Level the floor

We've just moved.  The audio playpen is the basement, which has an issue I haven't dealt with before: uneven floor.  Left-right is level, but front to back there's a steep slope.  At a distance of 18 inches, the slope is about one inch.

I figure others have dealt with this enough that there's "a way" (or an eternal argument...).  Educate me?

Available equipment would be fine; surprise uses of stuff would be terrific.



I would concentrate on the audio rack holding the CD/TT.

Do you have enough adjustment in the front back spikes?

What type of floor surface?



What is it exactly you need fixing??  The equipment rack? Speakers?  Turntable

With speakers, so long as the slope is consistent there's no issue.  The speakers will tilt down but so will your seat.

Having said this, it's worth noting many speakers sound better listening below the tweeter axis, and with less toe-in than pointing straight at your head so worth while listening before attempting permanent fixes.

My living room slopes a little.  My 4' towers were out about 1/2" out at the top.  The speakers and iso-insulators sit on 16" x 16" x 2" concrete blocks.  I shimmed out the edge of the concrete block where it meets my carpet.  No difference in sound that I can detect but it looks better.

Yeah, I had no idea to even start with this.  For example:

You could try something as simple/cheap as hockey pucks.


I had no idea!  (I don't suppose there's a preferred brand of... no no no ignore that.)

So, first: thanks for the questions.  Somewhere to think from.

Type of floor: carpet on top of concrete.  Changes to the carpet, like cuts of sections, for example, are out of the question.

Adjustment on the front of the system stacks: I'm guessing the question there is, can I change the shape of the equipment stack itself?  If so then the answer is, "no", it's a series of steel needles on a metal frame.  For this part, I think "pucks".  Done.

The speakers are my main concern.  Each channel involves two sections:

A small, light channel expects to run near eye-level, standing some inches away from the main stack.  Here too I think "pucks", done.

The primary speaker stack is my chief concern.  It weighs about 120 lbs, measures about 20" deep, 16" wide, expects to sit near floor level.

These speakers are known for being room-sensitive; tweak, shove, tweak AHA!  Glory!  ...so adjustability is important; standing it on sets of spikes of adjustable lengths wouldn't be good.

Currently I'm thinking: first layer, pucks; on top of that, a flat sheet of something that we set between the speakers and the pucks.  "Something simple and cheap" would be grand, but nothing is springing to mind.  Stability is obviously important, non-resonance...  Light weight would be nice, but flimsy would be bad.  Ugly, I don't care, sheets of fabric solve all things.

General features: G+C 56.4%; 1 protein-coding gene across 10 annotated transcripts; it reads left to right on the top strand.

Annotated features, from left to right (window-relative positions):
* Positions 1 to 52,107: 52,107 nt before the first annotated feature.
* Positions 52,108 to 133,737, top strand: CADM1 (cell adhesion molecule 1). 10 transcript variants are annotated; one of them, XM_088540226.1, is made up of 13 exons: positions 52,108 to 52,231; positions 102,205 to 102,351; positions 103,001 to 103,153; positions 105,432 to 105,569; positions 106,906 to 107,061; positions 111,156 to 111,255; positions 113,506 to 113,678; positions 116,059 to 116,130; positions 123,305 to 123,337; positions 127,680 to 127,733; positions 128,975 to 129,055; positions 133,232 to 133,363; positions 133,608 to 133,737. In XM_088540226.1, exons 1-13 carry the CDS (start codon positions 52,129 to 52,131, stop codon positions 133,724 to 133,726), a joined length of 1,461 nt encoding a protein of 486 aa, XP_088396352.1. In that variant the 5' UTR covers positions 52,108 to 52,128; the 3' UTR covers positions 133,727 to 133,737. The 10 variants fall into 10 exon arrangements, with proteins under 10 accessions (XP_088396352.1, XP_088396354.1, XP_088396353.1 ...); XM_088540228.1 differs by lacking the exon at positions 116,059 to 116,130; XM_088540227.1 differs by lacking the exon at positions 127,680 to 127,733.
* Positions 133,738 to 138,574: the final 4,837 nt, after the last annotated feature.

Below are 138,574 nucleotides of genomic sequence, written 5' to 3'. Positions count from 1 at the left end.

I do have some access to tools.  While "two circles of steel" would be a dumb idea (uh, right?), something similar to that might not be out of the question, depending, maybe.

Thanks, all.







r042wal's avatar

Leveling your listening space/chair is a big deal...one more thing to check off tweaking.I used lazer to get as close as i could ear level listening chair.

Yeah.  At this point, cushions atop chair, mix and match, but, yeah.  One issue at a time.

I think you are on the right track. If you have some Mooney, you might go for Black Diamond Racing Carbon Fiber platforms… then use Vibrapods, or audio pucks (there are many variations) under the platforms. Short ones under the high side and thick ones under the low side. 

It is not expensive to get scrap granite… and have it cut. I use this for my amp… with vibrapods under and Nobsound springs above. 

You could try something as simple/cheap as hockey pucks.

I had no idea!  (I don't suppose there's a preferred brand of... no no no ignore that.)

When I was growing up playing ice hockey pretty much all the pucks came from Czechoslovakia, so if you can find some of those vintage pucks — since the country doesn’t technically exist anymore — I’d guess those NOS pucks would probably sound best.  Ehem.  I have a similar sloping concrete basement floor issue and have used generic hockey pucks when needed and noticed no sonic degradation FWIW.  That said, since you’re on a concrete slab I’d skew toward getting some granite slabs cut to size at Home Depot, etc. and just do that.  Either way I’m sure you’ll be fine.  If you’re more OCD about it you can see how much it’d cost to level out the basement floor with some added concrete.  I thought about that but my hockey past and the pucks ultimately won out.  Best of luck. 

I had no idea that custom-size hunks of granite were cheap, and/or subject to such fine specs.  See, this (and others) are just the info I came in without.

Thanks, all.


A slope of 1 inch every 18 inches?  Across the whole length of the room?  How is your house still standing? 

Make some pads.. Screw four 2x4's together and make a box the size you want. Coat the insides with Crisco. Mix some self leveling concrete Fill to the thickness you prefer. Easy